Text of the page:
That Time Elizabeth Taylor Cursed Me Out

A chance meeting with movie star Elizabeth Taylor in a soon-to-be constructed Beverly Hills home in the 1950s did not go very well for writer Ted Sherman.

A chance meeting with movie star Elizabeth Taylor in a soon-to-be constructed Beverly Hills home in the 1950s did not go very well for writer Ted Sherman.

Wouldja believe it? Liz Taylor cussed me out! It happened in opulent Beverly Hills in the mid-1950s. It was my wild encounter with glamorous movie star Elizabeth Taylor. Before I explain, let me tell you how that shocking incident happened.

After Navy service in World War II and college, I’d just completed two more active duty Korean War years. A native of Philadelphia, I hated the lousy weather there, so I opted to find a job in sunny Southern California. After a lot of searching, I was hired by the Beverly Hills Citizen newspaper. It was owned by Will Rogers Jr., and he was turning it from a weekly freebee to a daily afternoon subscription newspaper to be delivered by local kids.

When on active Navy duty, I’d been earning more than $200 a week, plus free food and lodging. This job paid $75 a week, with no benefits. In addition to covering news events, one of my assignments was hiring delivery boys.

The subscription cost customers $30 a month, and the kids got $10. I visited Beverly Hills families to make pitches for Junior to do after-school deliveries. Just imagine my task. After being admitted to the home, sometimes by the butler, I had to convince wealthy Mom and Dad that it wasn’t the money. Junior would get valuable business training for when he grew up to be a movie mogul like dear old dad.

One day, after some parent interviews, I was driving in a section of Beverly Hills where new houses were in various stages of construction, I saw one that would soon become a beautiful mansion, but so far mostly just wooden framing. Curious, I parked my car on the driveway and strolled through the open first level.

After a minute or two, I was startled by a very loud, shrill voice from behind me. “What the hell are you doing here?” I turned to see a small woman facing me. She was wearing a head scarf and big dark sunglasses, but as a movie buff, I immediately recognized the Liz Taylor voice and figure. It seemed to be her reciting Maggie the Cat screeching at husband Brick in “Cat on a Hot Tin Roof.” Remember?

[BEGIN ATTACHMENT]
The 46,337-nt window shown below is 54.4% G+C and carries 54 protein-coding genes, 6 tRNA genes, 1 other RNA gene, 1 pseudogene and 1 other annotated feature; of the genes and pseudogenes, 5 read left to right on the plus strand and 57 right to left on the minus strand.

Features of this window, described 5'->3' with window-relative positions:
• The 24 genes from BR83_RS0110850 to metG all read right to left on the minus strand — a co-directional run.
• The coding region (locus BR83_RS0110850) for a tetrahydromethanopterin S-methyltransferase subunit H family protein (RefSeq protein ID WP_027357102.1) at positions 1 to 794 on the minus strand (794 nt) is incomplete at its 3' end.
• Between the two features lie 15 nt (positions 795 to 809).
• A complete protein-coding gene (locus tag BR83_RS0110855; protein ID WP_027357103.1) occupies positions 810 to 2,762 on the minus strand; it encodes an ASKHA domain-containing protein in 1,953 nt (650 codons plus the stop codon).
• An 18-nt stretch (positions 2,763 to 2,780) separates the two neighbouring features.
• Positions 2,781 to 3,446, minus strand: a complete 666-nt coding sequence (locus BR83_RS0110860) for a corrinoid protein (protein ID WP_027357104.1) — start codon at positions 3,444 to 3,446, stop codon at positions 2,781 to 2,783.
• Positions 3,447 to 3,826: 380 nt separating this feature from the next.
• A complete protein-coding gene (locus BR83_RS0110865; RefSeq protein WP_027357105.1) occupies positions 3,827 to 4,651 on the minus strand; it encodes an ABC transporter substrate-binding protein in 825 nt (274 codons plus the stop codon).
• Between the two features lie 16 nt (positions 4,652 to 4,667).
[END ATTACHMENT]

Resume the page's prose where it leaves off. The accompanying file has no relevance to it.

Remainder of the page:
When I just stood there confused, Liz took off the sunglasses and flashed those famous violet eyes at me. Another angry outburst. “What business do you have in my house, you son of a bitch?” I managed a few confused “Uhs …” and “Ohs …,” but couldn’t say anything intelligent. I tried to smile, but it made her even more furious.

“If you don’t get your sorry ass off my property right now, I’m calling the fucking police!” she hissed. With as much dignity as I could muster, I backed away, fell over some boards, got back up and staggered down the driveway to my car.

After returning to the office, I was told she had surprised trespasser me at her soon-to-be new home with then-husband Mike Todd. He produced the original “Around the World in 80 Days” in 1956. He died several years later in a plane crash, and Elizabeth Taylor sailed on through her brilliant career … and another four husbands.

Ted Sherman is a contributing journalist for TheBlot Magazine. He will turn 90 on Aug. 8. He’s a U.S. Navy vet who served in World War II and the Korean War, and after a lifetime of writing for other people, he’s now sharing his opinions with the world at large for various publications and on his blog 90 Is The New Black. It’s a daily rant on current news, sports, health, travel, careers, entertainment, sports, relationships and, of course, problems of advanced age.

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